Guest essay by Eric Worrall
Exxon Mobile has courageously rejected suggestions that it should include the impact of the Paris Accord on its business model, in its financial disclosures to shareholders, by dismissing the possibility of meaningful global action to curb CO2 emissions.
ExxonMobil has challenged a shareholder resolution that calls for the company to show how its business will be affected by the global commitment to dramatically slow global warming.
The resolution—filed by the New York State comptroller’s office and four co-filers—also seeks an explanation of how Exxon will address those impacts. Exxon notified the Securities and Exchange Commission that it wants to block a vote on the proposal at its annual meeting in May. The fossil fuel giant argued that it’s unlikely that strict emissions restrictions will be imposed to meet the goal of holding global warming to less than 2 degrees Celsius that world governments agreed to in last year’s Paris climate accord.
By challenging the resolution, Exxon positioned itself as an outlier in the oil industry’s growing acceptance of the consequences of burning fossil fuels and the urgency to halt global warming, some industry analysts said. The SEC recently denied a request by AES Corp., a generating company in Virginia, to block a similar shareholder resolution.
“It’s a little bit like a toddler putting their fingers in their ears and saying if I can’t hear you then what you’re saying isn’t true,” said Shanna Cleveland, manager of the Carbon Asset Risk Initiative at the nonprofit sustainability advocacy group Ceres. Exxon’s position signals that while nearly 200 countries around the world agreed to the Paris accord, Exxon remains on the sidelines, she said.
The bullying sometimes works; AES corp, referenced in the quote above, as a company which complies with green demands, included the following statement in its most recent annual report;
Regulators, politicians, non-governmental organizations and other private parties have expressed concern about greenhouse gas, or GHG, emissions and the potential risks associated with climate change and are taking actions which could have a material adverse impact on our consolidated results of operations, financial condition and cash flows.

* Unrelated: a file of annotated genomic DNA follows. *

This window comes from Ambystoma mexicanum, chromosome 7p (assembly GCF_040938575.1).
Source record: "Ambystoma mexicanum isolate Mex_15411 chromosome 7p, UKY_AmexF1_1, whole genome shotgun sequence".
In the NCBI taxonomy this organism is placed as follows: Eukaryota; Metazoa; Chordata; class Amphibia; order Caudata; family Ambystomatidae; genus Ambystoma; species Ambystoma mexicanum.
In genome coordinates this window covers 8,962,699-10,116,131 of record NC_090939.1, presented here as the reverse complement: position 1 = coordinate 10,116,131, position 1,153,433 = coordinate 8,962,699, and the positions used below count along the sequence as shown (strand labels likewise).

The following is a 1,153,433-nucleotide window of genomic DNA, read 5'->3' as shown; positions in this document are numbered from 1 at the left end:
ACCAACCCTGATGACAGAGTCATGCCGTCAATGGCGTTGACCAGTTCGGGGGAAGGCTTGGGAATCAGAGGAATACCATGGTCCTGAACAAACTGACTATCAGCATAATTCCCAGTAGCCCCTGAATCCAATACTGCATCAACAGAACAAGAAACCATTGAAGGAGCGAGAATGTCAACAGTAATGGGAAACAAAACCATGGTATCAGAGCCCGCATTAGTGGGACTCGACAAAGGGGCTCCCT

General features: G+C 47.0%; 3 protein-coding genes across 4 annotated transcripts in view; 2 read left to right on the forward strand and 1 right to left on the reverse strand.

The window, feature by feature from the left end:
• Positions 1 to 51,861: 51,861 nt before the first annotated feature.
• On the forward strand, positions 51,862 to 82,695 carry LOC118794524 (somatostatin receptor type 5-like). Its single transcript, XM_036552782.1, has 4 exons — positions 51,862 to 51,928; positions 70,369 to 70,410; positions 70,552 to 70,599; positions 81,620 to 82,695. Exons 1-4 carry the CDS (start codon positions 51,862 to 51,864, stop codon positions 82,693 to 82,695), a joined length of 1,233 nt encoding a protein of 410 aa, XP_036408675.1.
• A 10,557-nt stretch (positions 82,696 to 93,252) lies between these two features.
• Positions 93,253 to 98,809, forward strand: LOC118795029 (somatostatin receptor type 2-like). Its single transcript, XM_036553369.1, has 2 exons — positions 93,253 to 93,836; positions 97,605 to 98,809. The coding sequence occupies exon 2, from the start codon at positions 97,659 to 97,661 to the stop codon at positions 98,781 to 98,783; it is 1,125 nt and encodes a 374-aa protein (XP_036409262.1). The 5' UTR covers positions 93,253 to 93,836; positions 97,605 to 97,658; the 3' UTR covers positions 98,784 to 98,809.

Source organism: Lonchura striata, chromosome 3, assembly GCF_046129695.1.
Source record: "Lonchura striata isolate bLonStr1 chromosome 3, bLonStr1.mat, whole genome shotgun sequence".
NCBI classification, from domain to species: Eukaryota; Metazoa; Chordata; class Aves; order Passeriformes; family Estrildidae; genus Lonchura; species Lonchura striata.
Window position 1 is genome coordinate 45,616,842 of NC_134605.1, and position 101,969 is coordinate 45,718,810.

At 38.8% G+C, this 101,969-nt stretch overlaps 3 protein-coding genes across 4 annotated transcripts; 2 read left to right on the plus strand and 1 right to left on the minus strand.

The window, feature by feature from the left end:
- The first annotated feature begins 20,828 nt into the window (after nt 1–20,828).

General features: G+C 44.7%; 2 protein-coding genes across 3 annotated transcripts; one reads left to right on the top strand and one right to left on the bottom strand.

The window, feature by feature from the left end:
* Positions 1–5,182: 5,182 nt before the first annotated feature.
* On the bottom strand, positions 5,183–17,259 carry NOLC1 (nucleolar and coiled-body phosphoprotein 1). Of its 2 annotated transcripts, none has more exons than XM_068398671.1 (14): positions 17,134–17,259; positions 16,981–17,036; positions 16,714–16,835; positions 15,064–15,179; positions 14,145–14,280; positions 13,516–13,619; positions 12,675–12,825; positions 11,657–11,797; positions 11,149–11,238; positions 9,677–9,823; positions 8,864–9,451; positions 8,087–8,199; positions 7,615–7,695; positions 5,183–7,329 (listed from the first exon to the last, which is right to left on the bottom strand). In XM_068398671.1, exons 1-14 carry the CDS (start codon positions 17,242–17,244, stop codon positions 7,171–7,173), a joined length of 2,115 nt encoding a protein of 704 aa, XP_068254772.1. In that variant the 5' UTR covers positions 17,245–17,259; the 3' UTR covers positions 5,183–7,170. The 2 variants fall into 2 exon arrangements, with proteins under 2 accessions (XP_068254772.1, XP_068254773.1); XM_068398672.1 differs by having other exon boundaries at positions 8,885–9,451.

As discussed in Item 1.— Business , at the international, federal and various regional and state levels, rules are in effect and policies are under development to regulate GHG emissions, thereby effectively putting a cost on such emissions in order to create financial incentives to reduce them. In 2015 , the Company’s subsidiaries operated businesses which had total CO 2 emissions of approximately 67.6 million metric tonnes, approximately 27.4 million of which were emitted by businesses located in the U.S. (both figures ownership adjusted). The Company uses CO 2 emission estimation methodologies supported by “The Greenhouse Gas Protocol” reporting standard on GHG emissions. For existing power generation plants, CO 2 emissions data are either obtained directly from plant continuous emission monitoring systems or calculated from actual fuel heat inputs and fuel type CO 2 emission factors. The estimated annual CO 2 emissions from fossil fuel electric power generation facilities of the Company’s subsidiaries that are in construction or development and have received the necessary air permits for commercial operations are approximately 7.8 million metric tonnes (ownership adjusted). This overall estimate is based on a number of projections and assumptions which may prove to be incorrect, such as the forecasted dispatch, anticipated plant efficiency, fuel type, CO 2 emissions rates and our subsidiaries’ achieving completion of such construction and development projects. However, it is certain that the projects under construction or development when completed will increase emissions of our portfolio and therefore could increase the risks associated with regulation of GHG emissions. Because there is significant uncertainty regarding these estimates, actual emissions from these projects under construction or development may vary substantially from these estimates.